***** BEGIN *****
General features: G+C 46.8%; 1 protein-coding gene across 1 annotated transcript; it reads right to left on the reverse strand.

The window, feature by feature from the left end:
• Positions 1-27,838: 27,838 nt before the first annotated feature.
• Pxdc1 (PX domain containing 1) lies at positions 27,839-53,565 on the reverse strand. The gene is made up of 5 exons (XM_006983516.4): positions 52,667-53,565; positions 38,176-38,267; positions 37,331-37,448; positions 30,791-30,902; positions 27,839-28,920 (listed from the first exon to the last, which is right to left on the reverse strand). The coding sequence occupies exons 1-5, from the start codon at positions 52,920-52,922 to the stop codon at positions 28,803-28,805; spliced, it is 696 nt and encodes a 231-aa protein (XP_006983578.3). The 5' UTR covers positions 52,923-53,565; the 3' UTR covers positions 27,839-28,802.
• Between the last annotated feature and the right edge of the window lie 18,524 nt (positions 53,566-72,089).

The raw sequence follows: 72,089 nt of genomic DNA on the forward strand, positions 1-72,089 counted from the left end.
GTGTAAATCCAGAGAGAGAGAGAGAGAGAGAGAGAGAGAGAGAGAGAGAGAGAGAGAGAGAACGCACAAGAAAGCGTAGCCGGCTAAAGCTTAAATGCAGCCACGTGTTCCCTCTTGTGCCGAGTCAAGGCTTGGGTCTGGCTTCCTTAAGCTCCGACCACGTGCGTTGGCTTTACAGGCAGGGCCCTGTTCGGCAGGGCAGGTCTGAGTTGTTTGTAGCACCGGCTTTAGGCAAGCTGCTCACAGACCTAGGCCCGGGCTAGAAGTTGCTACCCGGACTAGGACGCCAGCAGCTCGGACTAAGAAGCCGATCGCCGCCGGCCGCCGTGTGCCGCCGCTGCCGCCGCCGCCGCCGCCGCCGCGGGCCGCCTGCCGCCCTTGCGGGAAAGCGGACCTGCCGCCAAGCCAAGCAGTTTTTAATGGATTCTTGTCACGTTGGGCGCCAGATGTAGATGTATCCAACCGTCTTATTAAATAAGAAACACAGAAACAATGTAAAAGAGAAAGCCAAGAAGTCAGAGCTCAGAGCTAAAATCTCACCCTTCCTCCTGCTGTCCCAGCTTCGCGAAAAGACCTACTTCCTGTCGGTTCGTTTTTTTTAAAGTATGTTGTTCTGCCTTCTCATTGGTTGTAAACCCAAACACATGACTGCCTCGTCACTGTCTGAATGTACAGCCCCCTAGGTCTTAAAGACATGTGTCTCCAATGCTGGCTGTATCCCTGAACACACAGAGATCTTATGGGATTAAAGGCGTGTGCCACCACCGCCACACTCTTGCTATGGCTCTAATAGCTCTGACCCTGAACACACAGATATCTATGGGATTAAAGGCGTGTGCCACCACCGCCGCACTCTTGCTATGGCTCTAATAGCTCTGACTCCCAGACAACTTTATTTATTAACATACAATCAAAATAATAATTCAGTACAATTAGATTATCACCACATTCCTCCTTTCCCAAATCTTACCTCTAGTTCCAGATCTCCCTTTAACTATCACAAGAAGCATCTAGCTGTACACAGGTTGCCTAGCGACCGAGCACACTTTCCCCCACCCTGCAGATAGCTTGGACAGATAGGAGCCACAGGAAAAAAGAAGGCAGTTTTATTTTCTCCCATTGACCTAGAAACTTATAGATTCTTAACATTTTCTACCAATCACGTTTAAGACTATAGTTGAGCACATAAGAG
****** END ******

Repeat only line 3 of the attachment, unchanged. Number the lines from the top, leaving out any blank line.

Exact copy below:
• Positions 1-27,838: 27,838 nt before the first annotated feature.